Essays on industrial organisation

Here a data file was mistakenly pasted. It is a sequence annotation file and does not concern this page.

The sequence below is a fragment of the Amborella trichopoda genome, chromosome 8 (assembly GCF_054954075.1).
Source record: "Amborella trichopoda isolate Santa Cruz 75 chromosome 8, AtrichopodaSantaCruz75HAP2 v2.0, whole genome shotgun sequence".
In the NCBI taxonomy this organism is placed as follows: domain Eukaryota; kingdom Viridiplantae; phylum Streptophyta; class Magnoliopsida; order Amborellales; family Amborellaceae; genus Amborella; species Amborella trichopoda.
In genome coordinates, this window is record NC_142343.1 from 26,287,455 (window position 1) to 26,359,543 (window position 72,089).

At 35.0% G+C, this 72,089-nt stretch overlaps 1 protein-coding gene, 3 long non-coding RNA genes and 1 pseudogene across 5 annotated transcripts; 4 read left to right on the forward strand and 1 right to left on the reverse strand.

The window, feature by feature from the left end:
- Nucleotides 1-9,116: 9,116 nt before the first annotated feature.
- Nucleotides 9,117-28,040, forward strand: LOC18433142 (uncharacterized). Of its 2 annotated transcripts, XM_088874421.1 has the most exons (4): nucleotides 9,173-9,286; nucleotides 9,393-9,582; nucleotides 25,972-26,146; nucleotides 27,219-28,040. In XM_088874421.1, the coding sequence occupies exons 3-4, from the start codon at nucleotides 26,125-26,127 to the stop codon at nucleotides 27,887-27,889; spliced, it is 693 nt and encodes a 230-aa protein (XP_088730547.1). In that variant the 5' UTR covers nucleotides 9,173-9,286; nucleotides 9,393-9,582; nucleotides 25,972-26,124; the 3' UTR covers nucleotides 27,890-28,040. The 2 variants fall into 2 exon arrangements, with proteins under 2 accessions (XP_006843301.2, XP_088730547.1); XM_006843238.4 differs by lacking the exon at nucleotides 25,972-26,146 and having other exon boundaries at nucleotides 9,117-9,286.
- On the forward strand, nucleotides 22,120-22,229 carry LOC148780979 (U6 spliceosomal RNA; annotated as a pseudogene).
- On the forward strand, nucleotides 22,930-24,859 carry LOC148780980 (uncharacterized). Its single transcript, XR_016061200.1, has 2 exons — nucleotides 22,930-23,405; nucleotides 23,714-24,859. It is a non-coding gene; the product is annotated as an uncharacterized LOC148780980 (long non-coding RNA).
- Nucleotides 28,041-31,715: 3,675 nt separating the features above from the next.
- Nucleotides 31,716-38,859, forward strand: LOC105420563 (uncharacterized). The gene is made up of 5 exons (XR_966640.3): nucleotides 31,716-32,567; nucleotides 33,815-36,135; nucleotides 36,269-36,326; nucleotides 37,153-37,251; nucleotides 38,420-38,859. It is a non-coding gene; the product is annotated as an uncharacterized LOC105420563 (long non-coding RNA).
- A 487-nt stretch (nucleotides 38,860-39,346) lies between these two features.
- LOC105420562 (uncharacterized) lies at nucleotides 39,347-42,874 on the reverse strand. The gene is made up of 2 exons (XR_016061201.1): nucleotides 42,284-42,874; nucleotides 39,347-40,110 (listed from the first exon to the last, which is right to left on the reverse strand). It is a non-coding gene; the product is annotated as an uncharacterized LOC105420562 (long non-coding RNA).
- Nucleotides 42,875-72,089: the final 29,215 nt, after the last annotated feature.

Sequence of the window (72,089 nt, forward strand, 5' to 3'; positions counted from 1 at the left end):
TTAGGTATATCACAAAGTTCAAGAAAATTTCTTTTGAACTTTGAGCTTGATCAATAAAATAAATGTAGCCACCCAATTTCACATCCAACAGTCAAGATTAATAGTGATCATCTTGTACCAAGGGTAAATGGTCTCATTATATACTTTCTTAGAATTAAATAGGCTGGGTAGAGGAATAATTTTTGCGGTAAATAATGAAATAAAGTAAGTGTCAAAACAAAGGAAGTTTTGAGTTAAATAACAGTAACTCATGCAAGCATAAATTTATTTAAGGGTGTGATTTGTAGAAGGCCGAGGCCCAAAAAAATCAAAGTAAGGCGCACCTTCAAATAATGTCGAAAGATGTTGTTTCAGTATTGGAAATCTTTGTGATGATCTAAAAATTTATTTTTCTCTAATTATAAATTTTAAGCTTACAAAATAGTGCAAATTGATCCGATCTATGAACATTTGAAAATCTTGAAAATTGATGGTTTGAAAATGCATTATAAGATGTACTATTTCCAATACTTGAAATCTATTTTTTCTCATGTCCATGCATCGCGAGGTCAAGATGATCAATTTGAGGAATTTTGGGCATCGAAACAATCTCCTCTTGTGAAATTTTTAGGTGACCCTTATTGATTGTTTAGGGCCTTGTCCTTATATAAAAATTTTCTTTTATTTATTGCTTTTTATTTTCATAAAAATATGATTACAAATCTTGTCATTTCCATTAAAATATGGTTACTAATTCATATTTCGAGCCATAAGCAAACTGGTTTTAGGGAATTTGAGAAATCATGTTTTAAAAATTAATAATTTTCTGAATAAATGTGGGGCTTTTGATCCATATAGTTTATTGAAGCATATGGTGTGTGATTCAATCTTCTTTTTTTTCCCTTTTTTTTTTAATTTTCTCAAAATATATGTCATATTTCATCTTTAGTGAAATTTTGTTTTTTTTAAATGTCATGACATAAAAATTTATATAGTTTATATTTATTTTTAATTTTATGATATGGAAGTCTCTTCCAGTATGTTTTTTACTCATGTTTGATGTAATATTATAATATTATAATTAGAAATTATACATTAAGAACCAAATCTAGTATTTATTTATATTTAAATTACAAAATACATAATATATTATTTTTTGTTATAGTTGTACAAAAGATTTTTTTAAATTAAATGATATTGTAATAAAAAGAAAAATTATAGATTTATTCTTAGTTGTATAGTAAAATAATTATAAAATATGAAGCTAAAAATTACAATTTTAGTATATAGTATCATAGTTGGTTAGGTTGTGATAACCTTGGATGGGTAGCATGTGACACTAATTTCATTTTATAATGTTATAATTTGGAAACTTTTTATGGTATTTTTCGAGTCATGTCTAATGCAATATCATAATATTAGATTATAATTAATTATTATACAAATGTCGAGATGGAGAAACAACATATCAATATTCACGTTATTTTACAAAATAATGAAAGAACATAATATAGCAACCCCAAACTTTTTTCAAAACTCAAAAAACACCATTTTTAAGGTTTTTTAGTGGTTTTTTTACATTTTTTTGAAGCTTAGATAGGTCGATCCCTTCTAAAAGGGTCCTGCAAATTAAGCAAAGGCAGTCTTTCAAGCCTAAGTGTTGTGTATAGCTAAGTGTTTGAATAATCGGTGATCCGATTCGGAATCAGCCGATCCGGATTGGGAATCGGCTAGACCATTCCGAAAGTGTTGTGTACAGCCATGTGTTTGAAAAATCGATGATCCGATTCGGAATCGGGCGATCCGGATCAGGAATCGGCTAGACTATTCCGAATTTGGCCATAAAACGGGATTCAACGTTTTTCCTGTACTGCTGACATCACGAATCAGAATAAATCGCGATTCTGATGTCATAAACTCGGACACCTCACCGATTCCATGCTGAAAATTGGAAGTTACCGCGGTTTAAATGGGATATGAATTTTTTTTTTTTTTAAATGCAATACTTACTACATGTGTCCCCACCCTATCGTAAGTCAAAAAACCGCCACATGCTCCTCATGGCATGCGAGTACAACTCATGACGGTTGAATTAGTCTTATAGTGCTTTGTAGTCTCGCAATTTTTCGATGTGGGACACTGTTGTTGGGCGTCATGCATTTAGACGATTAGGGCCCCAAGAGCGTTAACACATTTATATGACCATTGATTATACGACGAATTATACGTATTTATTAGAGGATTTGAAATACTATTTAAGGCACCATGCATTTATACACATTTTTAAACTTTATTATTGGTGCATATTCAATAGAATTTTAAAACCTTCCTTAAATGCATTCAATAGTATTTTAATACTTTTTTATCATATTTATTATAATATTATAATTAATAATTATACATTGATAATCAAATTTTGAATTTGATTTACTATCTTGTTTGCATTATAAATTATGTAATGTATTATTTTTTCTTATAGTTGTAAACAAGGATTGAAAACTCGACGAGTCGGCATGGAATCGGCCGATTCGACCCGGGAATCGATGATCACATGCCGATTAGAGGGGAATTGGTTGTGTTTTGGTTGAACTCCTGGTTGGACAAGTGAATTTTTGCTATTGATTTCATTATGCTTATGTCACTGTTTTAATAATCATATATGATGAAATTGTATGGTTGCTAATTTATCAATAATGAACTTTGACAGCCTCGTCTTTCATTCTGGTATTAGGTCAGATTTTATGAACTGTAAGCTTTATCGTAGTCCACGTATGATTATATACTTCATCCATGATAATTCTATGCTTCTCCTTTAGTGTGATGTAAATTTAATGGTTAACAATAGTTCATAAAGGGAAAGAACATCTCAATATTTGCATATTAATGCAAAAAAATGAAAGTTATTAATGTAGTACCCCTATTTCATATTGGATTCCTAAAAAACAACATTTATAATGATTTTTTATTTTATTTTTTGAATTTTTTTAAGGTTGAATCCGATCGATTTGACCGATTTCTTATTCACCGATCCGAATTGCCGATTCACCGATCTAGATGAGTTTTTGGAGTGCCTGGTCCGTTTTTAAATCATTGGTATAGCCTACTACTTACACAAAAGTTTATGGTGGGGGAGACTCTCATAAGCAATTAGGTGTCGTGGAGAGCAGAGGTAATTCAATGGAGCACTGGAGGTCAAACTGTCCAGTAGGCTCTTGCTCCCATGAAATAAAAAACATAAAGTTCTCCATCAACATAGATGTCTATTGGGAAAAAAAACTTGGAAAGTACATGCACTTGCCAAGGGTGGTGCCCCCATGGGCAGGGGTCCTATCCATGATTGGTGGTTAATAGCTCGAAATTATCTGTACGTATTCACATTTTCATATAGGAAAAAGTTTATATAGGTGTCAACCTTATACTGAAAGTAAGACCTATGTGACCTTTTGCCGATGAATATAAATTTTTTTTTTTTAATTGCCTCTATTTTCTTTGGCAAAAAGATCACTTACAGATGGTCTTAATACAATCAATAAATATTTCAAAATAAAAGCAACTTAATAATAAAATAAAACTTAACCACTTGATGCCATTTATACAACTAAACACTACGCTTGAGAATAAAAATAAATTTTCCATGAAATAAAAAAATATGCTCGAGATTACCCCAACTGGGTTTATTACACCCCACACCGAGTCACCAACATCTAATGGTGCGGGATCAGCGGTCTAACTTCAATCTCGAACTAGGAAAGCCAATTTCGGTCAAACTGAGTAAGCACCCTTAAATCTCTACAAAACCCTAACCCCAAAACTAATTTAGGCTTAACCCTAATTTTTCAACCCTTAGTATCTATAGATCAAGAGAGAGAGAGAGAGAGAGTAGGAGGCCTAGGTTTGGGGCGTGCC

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This dissertation examines the implications of changes in technology and government regulations for the prices consumers pay and the volumes they consume in two important markets: the market for news and the market for alcohol. Digital technology has transformed the newspaper market, a market where preferential tax treatment of printed newspapers has been widespread although this has not always been extended to digital newspapers. Given the fundamental similarity of content between digital and printed newspapers this digital divide is under pressure. But, what are the implications of lowering the tax rate on digital news? Will it lead to lower prices and more consumption? In a model which allows consumers to buy more than one source of news, and for newspapers to have different cost structures the first paper, published in the International Journal of Industrial Organisation, finds that reducing VAT rates on digital newspapers leads to higher prices for readers. The second paper, published in European State Aid Quarterly, describes and applies the findings of the first paper and associated literature to a decision made by the European Free Trade Area Surveillance Authority (ESA). The decision permitted a temporary reduction of VAT on digital newspapers in Norway. We confirm that even a tax reduction which equalises tax conditions between printed and digital newspapers qualifies as State Aid. However, the Norwegian authorities argued that the State aid should be allowed as the tax reduction would reduce prices and increase consumption. This finding goes against the findings of Chapter 1, and as such we argue that the ESA did not have grounds to accept the aid as being compatible with the single market. The third paper uses the recent expansion of Vinmonopolet to examine the relationship between alcohol consumption and sick leave. Our core finding is that an increase in alcohol consumption of 1 percent leads to an increase of sick leave in men of around 0.3 per 10,000 men, an increase of around 0.16 percent, at the mean. The fourth paper returns to the market for newspapers and investigates the impact of digital newspapers imposing paywalls on news consumption. This is a central question for digital newspapers, as they need to carefully weigh the increased revenue from charging readers for news against lost advertising revenues if they receive less views. When newspapers introduce a paywall we find that short run consumption of news falls by 3-4 percent, and continues to fall by between 9-11 percent in the long run.